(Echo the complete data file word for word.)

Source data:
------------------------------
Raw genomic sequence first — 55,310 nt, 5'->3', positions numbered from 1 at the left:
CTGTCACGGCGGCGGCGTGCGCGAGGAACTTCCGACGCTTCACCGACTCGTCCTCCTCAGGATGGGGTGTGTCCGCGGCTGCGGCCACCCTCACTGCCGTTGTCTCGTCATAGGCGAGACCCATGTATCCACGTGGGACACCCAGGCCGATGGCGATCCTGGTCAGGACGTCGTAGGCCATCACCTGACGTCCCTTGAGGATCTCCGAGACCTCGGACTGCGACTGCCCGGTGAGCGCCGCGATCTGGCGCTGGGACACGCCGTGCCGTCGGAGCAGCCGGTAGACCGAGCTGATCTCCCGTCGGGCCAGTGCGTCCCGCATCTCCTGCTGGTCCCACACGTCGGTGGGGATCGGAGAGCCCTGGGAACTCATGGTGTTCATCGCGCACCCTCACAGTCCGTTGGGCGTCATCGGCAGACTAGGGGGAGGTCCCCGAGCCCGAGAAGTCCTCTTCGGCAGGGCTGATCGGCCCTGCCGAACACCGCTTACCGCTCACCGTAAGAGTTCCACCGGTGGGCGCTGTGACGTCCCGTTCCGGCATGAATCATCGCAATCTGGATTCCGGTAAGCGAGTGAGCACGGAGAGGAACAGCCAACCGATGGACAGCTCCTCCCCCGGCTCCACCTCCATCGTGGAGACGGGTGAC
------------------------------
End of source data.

Raw genomic sequence first — 55,310 nt, 5'->3', positions numbered from 1 at the left:
CTGTCACGGCGGCGGCGTGCGCGAGGAACTTCCGACGCTTCACCGACTCGTCCTCCTCAGGATGGGGTGTGTCCGCGGCTGCGGCCACCCTCACTGCCGTTGTCTCGTCATAGGCGAGACCCATGTATCCACGTGGGACACCCAGGCCGATGGCGATCCTGGTCAGGACGTCGTAGGCCATCACCTGACGTCCCTTGAGGATCTCCGAGACCTCGGACTGCGACTGCCCGGTGAGCGCCGCGATCTGGCGCTGGGACACGCCGTGCCGTCGGAGCAGCCGGTAGACCGAGCTGATCTCCCGTCGGGCCAGTGCGTCCCGCATCTCCTGCTGGTCCCACACGTCGGTGGGGATCGGAGAGCCCTGGGAACTCATGGTGTTCATCGCGCACCCTCACAGTCCGTTGGGCGTCATCGGCAGACTAGGGGGAGGTCCCCGAGCCCGAGAAGTCCTCTTCGGCAGGGCTGATCGGCCCTGCCGAACACCGCTTACCGCTCACCGTAAGAGTTCCACCGGTGGGCGCTGTGACGTCCCGTTCCGGCATGAATCATCGCAATCTGGATTCCGGTAAGCGAGTGAGCACGGAGAGGAACAGCCAACCGATGGACAGCTCCTCCCCCGGCTCCACCTCCATCGTGGAGACGGGTGAC